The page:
Police punish 6,000 drivers using phones under tougher laws

Crimes occurred in the month following the introduction of harsher penalties

Nearly 6,000 drivers were caught for using their mobile phones while driving in the month since the government increased penalties for the offence.

The figures equate to 200 drivers per day from 1 March, when the Department for Transport (DfT) doubled the penalties to a 200 fine and six penalty points, until 28 March.

The Press Association used a Freedom of Information request to obtain the statistics, which show police punished 5,977 incidents in the month following the tougher laws coming into force. At 2,037 incidents, London drivers were the worst, committing around 70 infractions per day.

Some suggested these figures show the tougher laws aren't curbing this behaviour.

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Road safety charity Brake told the BBC: "Driver distraction is a growing menace and it's worrying that drivers don't seem to be getting the message."

Steve Gooding, director of motoring research charity The RAC Foundation, added: "Driving is a safety-critical activity that requires our full attention. Hands need to be on the wheel and eyes looking out of the windscreen, not down at the phone screen."

The National Police Chiefs' Council lead for roads policing, Anthony Bangham, told the Guardian: "Drivers need to understand that this is not a minor offence and you will be prosecuted under new, tougher penalties."

Those caught using their phone while driving within two years of getting their driving license could lose their license entirely, and any driver stopped twice faces being disqualified.

01/03/2017: Motorists on their mobiles face six-point penalties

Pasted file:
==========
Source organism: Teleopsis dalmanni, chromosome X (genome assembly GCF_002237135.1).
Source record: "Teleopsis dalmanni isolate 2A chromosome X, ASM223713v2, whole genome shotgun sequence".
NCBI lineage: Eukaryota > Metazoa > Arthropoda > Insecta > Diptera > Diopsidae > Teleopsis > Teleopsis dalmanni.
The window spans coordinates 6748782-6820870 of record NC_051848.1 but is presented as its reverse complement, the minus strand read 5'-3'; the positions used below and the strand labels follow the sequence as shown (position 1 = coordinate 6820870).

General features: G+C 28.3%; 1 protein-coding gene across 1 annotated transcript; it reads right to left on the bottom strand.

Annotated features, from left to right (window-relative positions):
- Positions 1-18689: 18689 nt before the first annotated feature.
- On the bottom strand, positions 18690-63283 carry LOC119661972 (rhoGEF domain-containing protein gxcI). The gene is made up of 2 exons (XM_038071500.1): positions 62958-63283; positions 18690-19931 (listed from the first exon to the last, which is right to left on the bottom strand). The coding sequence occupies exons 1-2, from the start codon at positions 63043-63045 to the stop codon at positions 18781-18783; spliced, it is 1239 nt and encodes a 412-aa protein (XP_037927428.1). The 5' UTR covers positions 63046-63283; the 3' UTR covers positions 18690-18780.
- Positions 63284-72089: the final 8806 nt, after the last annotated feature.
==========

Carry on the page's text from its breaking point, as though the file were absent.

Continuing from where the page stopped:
Motorists caught using their mobile phones while driving will receive six points on their licence and a 200 fine, under new rules that come into force today.

The laws drawn up by the Department for Transport (DfT) double the previous punishment of three points and a 100 fine after a consultation on introducing more severe penalties last year, which the DfT said received "almost unanimous support".

Any drivers stopped for using their mobile phone at the wheel twice will be brought before a Magistrates' court, where they face being disqualified from driving and fines of up to 1,000.

Additionally, new drivers who have held their licences for under two years can have their licences revoked after being caught once. Lorry and bus drivers could be suspended, the DfT added.

Calling the offence "as inexcusable as drink-driving", transport secretary Chris Grayling said: "Doubling penalties will act as a strong deterrent to motorists tempted to pick up their phone while driving and will also mean repeat offenders could find themselves banned from our roads if they are caught twice.

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"Our message is simple and clear: do not get distracted by your mobile phone while driving. It may seem innocent, but holding and using your phone at the wheel risks serious injury and even death to yourself and other road users."

Extra police traffic patrols across UK over the next seven days will mark the law coming into force, after 3,600 drivers were caught in a week of enforcement in January. An advertising campaign outlining the dangers of driving while using your mobile phone will target billboards, TV, and cinemas too.

Chief Constable Suzette Davenport, National Police Chiefs' Council roads policing lead, said: "These new penalties reflect the seriousness of the offence and will strengthen the deterrent against using a mobile phone at the wheel. We need people to understand that this is not a minor offence that they can get away with."

The Ministry of Justice has recently completed a consultation on increasing the maximum sentence for causing death by dangerous driving from 14 years to life imprisonment.

Picture credit: Bigstock

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